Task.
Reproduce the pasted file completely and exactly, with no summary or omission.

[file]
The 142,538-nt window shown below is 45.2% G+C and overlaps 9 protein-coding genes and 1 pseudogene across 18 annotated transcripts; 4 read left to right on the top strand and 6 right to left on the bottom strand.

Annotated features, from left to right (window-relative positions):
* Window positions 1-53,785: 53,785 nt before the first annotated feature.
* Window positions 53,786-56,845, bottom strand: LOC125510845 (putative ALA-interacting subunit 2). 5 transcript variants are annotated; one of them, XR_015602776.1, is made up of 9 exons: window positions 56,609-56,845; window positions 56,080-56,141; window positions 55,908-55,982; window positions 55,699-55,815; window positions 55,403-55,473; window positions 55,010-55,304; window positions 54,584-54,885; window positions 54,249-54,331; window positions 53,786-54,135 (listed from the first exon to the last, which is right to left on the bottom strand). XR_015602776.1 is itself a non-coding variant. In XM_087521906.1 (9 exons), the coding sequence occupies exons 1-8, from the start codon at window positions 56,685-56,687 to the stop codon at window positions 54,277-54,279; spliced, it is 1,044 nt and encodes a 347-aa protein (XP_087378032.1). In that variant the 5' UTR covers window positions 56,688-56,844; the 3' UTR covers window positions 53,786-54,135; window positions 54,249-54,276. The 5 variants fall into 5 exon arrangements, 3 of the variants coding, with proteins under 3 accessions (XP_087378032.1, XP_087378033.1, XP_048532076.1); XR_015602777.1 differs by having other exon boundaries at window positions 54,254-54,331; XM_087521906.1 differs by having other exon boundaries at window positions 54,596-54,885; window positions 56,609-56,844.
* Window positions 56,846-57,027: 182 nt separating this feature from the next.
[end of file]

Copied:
The 142,538-nt window shown below is 45.2% G+C and overlaps 9 protein-coding genes and 1 pseudogene across 18 annotated transcripts; 4 read left to right on the top strand and 6 right to left on the bottom strand.

Annotated features, from left to right (window-relative positions):
* Window positions 1-53,785: 53,785 nt before the first annotated feature.
* Window positions 53,786-56,845, bottom strand: LOC125510845 (putative ALA-interacting subunit 2). 5 transcript variants are annotated; one of them, XR_015602776.1, is made up of 9 exons: window positions 56,609-56,845; window positions 56,080-56,141; window positions 55,908-55,982; window positions 55,699-55,815; window positions 55,403-55,473; window positions 55,010-55,304; window positions 54,584-54,885; window positions 54,249-54,331; window positions 53,786-54,135 (listed from the first exon to the last, which is right to left on the bottom strand). XR_015602776.1 is itself a non-coding variant. In XM_087521906.1 (9 exons), the coding sequence occupies exons 1-8, from the start codon at window positions 56,685-56,687 to the stop codon at window positions 54,277-54,279; spliced, it is 1,044 nt and encodes a 347-aa protein (XP_087378032.1). In that variant the 5' UTR covers window positions 56,688-56,844; the 3' UTR covers window positions 53,786-54,135; window positions 54,249-54,276. The 5 variants fall into 5 exon arrangements, 3 of the variants coding, with proteins under 3 accessions (XP_087378032.1, XP_087378033.1, XP_048532076.1); XR_015602777.1 differs by having other exon boundaries at window positions 54,254-54,331; XM_087521906.1 differs by having other exon boundaries at window positions 54,596-54,885; window positions 56,609-56,844.
* Window positions 56,846-57,027: 182 nt separating this feature from the next.